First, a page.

41. 41. CHAPTER 7: EXAMINATION OF ABDOMEN OUTLINE FOR WRITING AN ABDOMINAL CASE A. HISTORY 1. Particulars of the Patient 2. Chief Complaints (with duration) The usual chief complaints are: • Pain abdomen • Vomiting • Sensation of fullness after meals • Vomiting of blood • Passage of black tarry stool • Yellowish discoloration of eyes and urine • Loss of appetite • Weight loss • Alteration of bowel habit • Fever • Swelling in abdomen. 3. History of Present Illness • Detailed history about pain: − Onset: Sudden/insidious − Duration: Short-lived/persistent − Initial site of pain − Radiation/Shifting/Referral − Character of pain: Dull-aching (chronic cholecystitis)/stabbing (pancreatitis)/colicky(renal colic). − Periodicity of pain: Appearance after a definite period of days/months
  42. 42. − Relation with food intake: before/after, i.e. on empty stomach or full stomach − Relation with vomiting: Relief/aggravation − Aggravating and relieving factors: Food/vomiting/medicines − Relation with defecation and micturition • Details of vomiting: − Duration − Frequency: The exact number − Relationship with food intake − Character of the act: Projectile or effortless − Character of the vomitus − Amount − Color − Taste − Smell − Contains any food taken more than 12 hours earlier − Any blood in vomiting: Suggestive of upper gastrointestinal bleeding − Any relation with pain • Details of blood vomiting (Hematemesis): − Duration − Number of bouts of blood vomiting − Color − Amount − Whether associated with black tarry stool or not • Details of jaundice: − Duration − Onset
  43. 43. − Any prodromal symptom before onset of jaundice: Fever/arthralgia/generalized weakness/loss of appetite/skin rash suggestive of viral-hepatitis − Any history of biliary colic preceding the onset of jaundice − Progress of jaundice − Progressively increasing − Diminishing after an initial deepening − Waxing and waning − Static − Associated symptoms with jaundice: - Pruritis: obstructive jaundice - Clay colored stool: Obstructive jaundice Acholic stools − History of fever with chill and rigor—cholangitis − History of biliary colic − History of black tarry stool with waxing and waning of jaundice • Bowel habit − What was the usual bowel habit before the illness started? − What is the present bowel habit? − What is the change in bowel habit? − Any history of bleeding P/R or black tarry stool, passage of mucus in stool − Any history of sensation of incomplete defecation − Any history of tenesmus - Details of loss of weight and appetite: To mention exact figure of weight loss in kilogram and the duration. • Details of swelling in the abdomen Duration Site where first noticed Size of of the swelling when first noticed
  44. 44. Progress of the swelling • Details of urinary symptoms: Loin pain/mass in loin/frequency of micturition (diurnaland nocturnal)/difficulty in passing urine/any burning during micturition/any urgencyor hesitancy/any history of passage of blood or pus in urine. 4. Past History 5. Personal History 6. Family History 7. Treatment History 8. Any History of Allergy B. PHYSICAl EXAMINATION 1. General Examination 2. Local Examination of Abdomen A. Inspection (Patient supine with arms kept on sides and exposed from mid-chest to mid- thigh) − Shape and contour of abdomen - Normal/Scaphoid/Distended − Umbilicus - Position (normal position lies midway between the xiphisternum and the symphysis pubis) - Normally inverted/deeply inverted/flushed/everted. − Skin over the abdomen - Scar (If operative scar describe as upper midline/lower midline/upper paramedian/ right or left subcostal incision scar) - Pigmentation - Striae (white striae found in multiparous women is to be described as striae albicans); -Any branding marks - Engorged vein (if engorgd veins are present ascertain the direction of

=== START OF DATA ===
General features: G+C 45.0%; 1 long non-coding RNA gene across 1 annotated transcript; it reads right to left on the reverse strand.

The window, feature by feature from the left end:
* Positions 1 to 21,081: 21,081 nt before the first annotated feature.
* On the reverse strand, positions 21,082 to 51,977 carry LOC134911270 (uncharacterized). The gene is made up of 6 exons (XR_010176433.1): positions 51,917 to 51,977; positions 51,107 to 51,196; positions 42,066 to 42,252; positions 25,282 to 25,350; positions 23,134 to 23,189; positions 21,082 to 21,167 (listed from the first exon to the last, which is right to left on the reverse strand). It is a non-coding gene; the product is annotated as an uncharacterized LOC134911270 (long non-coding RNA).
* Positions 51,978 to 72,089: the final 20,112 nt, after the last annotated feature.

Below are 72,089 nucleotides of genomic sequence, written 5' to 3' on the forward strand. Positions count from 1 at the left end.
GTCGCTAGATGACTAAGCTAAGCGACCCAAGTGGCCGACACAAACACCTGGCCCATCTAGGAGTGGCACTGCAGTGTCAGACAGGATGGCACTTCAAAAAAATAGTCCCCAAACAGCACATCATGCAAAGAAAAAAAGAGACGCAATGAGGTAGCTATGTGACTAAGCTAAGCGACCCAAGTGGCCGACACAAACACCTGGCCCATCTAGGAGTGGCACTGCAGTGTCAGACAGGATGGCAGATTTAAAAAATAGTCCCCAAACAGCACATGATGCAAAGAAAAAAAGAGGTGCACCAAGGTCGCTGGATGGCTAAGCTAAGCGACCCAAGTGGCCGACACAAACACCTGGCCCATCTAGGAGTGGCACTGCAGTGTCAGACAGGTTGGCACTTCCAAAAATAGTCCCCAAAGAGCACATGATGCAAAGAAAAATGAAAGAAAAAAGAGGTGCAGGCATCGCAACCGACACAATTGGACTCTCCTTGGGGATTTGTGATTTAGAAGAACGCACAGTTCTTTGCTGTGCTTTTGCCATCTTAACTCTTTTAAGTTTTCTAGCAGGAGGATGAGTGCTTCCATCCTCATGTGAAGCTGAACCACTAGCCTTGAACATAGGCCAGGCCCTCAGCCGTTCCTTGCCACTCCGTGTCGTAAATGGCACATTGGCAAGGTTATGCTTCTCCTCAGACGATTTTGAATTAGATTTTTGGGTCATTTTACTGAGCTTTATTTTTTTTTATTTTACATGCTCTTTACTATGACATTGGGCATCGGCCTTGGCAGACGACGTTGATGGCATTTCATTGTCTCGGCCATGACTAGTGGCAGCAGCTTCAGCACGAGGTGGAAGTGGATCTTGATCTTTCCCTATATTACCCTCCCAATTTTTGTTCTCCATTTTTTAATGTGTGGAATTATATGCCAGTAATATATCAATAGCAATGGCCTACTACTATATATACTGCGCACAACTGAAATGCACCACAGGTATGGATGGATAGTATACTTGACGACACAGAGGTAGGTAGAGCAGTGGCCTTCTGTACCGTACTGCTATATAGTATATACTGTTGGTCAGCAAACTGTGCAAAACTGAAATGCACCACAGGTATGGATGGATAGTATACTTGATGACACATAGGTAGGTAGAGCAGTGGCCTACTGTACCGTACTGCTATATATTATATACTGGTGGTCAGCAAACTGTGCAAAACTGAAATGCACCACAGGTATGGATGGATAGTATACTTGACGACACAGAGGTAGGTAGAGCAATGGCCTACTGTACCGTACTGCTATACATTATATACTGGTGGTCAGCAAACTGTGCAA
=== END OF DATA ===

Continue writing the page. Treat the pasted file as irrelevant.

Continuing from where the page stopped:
45. 45. blood flow in the engorged veins) − Movements - Respiratory movements whether all regions are moving normally with respiration - Visible peristalsis - Pulsatile movements expansile or transmitted − Visible swelling - Site and extent - Shape - Surface - Margin - Moving with respiration or not - Head Rising test (Carnett’s test) whether swelling is parietal or intra- abdominal − Hernial sites - Any swelling - Any expansile impulse on cough − External genitalia B. Palpation • Superficial palpation: - Temperature: Examine all the regions of the abdomen (Compare temperature of abdomen with temperature of chest with the dorsum of finger) - Any superficial tenderness. - Feel of the abdomen: - Soft and elastic feel is normal - Muscle guard - Rigidity - Lump palpable: Details of the lump are to be described under deep palpation